Preventing the releases of dangerous substances, which can create explosive atmospheres, and preventing sources of ignition are critical to reducing the risk of an incident and with the onus for ensuring your products are stored correctly and your handling and use procedures are safe and fully compliant being your responsibility, it is key that you fully understand the hazards associated with those products.
Information from Material Safety Data Sheets and manufacturer’s help desks are invaluable sources of accurate facts and manufactures of safety equipment such as fire rated storage units, earthing wires, or flammable liquid transfer containers will of course offer specific advice too. Please don’t forget to consult with your local authority fire brigade and your insurance provider.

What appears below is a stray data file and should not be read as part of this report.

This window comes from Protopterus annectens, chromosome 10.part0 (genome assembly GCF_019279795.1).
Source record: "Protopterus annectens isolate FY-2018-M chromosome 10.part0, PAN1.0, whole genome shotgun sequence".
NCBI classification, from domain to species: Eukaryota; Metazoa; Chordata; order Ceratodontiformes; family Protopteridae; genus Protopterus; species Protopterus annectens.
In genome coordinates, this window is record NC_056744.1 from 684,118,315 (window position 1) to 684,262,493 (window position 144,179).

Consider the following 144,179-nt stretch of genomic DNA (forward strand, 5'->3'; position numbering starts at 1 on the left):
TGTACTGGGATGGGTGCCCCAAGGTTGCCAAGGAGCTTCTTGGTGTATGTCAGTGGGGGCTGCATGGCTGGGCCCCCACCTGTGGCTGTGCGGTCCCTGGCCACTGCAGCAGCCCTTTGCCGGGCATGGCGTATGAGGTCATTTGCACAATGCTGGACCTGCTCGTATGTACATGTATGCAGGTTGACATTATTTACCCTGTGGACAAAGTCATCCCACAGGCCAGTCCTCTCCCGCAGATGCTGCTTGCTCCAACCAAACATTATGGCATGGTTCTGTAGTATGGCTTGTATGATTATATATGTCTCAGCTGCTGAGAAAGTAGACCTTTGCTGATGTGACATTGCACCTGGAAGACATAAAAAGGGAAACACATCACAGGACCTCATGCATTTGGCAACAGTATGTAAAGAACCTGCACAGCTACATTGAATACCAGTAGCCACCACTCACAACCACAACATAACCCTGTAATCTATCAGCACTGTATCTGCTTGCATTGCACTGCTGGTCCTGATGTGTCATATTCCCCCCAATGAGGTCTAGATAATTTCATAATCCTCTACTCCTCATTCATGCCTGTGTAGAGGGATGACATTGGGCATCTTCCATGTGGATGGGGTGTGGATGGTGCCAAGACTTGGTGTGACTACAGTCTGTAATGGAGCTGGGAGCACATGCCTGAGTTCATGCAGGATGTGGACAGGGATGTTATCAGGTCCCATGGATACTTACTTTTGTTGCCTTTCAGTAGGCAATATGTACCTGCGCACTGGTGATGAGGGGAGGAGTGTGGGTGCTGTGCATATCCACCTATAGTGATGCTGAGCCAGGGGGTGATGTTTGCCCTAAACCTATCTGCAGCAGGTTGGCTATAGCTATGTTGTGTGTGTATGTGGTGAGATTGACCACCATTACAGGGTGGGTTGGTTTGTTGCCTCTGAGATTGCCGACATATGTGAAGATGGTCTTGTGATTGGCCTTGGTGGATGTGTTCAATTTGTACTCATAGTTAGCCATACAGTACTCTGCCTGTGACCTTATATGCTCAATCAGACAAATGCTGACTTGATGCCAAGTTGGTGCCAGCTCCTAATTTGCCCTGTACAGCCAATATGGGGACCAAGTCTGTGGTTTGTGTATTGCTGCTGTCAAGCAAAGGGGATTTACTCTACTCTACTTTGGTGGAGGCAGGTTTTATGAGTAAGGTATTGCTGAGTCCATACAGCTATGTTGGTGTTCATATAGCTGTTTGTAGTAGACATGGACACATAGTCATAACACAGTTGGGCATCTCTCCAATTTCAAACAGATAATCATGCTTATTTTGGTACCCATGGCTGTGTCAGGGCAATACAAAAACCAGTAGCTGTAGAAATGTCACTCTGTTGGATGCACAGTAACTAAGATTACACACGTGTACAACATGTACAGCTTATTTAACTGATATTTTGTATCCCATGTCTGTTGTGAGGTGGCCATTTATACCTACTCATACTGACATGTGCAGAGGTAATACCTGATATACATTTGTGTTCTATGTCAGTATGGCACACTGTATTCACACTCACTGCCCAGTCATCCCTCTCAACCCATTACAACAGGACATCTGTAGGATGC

Some questions worth considering when working with flammable substances are:
- Is there good natural air movement in and around where the flammable substances are stored and used? If not you may have to consider mechanical air changes. Good ventilation will mean that any vapours given off from a spill, leak, or release will be rapidly dispersed.
- Have all the obvious ignition sources been removed from the storage and handling areas? You need to think outside the box as an ignition source can be very varied, sparks from electrical equipment, welding or cutting tools, hot surfaces, open flames, static charge etc.
- An explosion can even be caused by the simple action of decanting a flammable liquid from one container to another if they have not been earthed.
- Are your flammable substances kept in the correct type of container? Does it need to be fire rated? Or if there is a spill will it be contained and prevented from spreading? Dependant on the quantity of product involved and the separation distance you may need a fire rated storage unit.